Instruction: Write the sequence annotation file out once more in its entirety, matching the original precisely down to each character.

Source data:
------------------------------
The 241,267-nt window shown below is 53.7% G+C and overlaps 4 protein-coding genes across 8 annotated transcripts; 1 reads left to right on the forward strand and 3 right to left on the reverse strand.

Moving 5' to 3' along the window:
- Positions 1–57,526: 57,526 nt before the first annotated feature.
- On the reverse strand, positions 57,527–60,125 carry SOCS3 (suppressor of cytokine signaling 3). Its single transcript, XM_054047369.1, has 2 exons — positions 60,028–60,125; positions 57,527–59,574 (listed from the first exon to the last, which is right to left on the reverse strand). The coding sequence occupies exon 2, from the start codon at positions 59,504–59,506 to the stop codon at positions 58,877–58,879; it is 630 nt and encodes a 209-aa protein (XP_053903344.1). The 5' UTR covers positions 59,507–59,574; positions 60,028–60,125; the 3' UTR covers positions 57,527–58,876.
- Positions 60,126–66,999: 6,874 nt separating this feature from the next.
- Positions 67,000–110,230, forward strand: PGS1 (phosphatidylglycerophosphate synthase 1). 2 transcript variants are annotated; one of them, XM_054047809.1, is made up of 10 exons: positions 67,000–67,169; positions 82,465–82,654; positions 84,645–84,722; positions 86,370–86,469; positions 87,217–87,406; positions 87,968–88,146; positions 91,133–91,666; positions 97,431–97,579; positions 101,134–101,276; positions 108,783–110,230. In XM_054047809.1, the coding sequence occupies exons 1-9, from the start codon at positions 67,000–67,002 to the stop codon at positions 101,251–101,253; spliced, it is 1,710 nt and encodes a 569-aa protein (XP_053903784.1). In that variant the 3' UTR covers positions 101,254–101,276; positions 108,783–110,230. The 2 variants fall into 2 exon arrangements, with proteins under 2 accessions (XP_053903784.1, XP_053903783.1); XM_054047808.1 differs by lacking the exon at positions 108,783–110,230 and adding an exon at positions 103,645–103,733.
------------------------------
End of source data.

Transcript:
The 241,267-nt window shown below is 53.7% G+C and overlaps 4 protein-coding genes across 8 annotated transcripts; 1 reads left to right on the forward strand and 3 right to left on the reverse strand.

Moving 5' to 3' along the window:
- Positions 1–57,526: 57,526 nt before the first annotated feature.
- On the reverse strand, positions 57,527–60,125 carry SOCS3 (suppressor of cytokine signaling 3). Its single transcript, XM_054047369.1, has 2 exons — positions 60,028–60,125; positions 57,527–59,574 (listed from the first exon to the last, which is right to left on the reverse strand). The coding sequence occupies exon 2, from the start codon at positions 59,504–59,506 to the stop codon at positions 58,877–58,879; it is 630 nt and encodes a 209-aa protein (XP_053903344.1). The 5' UTR covers positions 59,507–59,574; positions 60,028–60,125; the 3' UTR covers positions 57,527–58,876.
- Positions 60,126–66,999: 6,874 nt separating this feature from the next.
- Positions 67,000–110,230, forward strand: PGS1 (phosphatidylglycerophosphate synthase 1). 2 transcript variants are annotated; one of them, XM_054047809.1, is made up of 10 exons: positions 67,000–67,169; positions 82,465–82,654; positions 84,645–84,722; positions 86,370–86,469; positions 87,217–87,406; positions 87,968–88,146; positions 91,133–91,666; positions 97,431–97,579; positions 101,134–101,276; positions 108,783–110,230. In XM_054047809.1, the coding sequence occupies exons 1-9, from the start codon at positions 67,000–67,002 to the stop codon at positions 101,251–101,253; spliced, it is 1,710 nt and encodes a 569-aa protein (XP_053903784.1). In that variant the 3' UTR covers positions 101,254–101,276; positions 108,783–110,230. The 2 variants fall into 2 exon arrangements, with proteins under 2 accessions (XP_053903784.1, XP_053903783.1); XM_054047808.1 differs by lacking the exon at positions 108,783–110,230 and adding an exon at positions 103,645–103,733.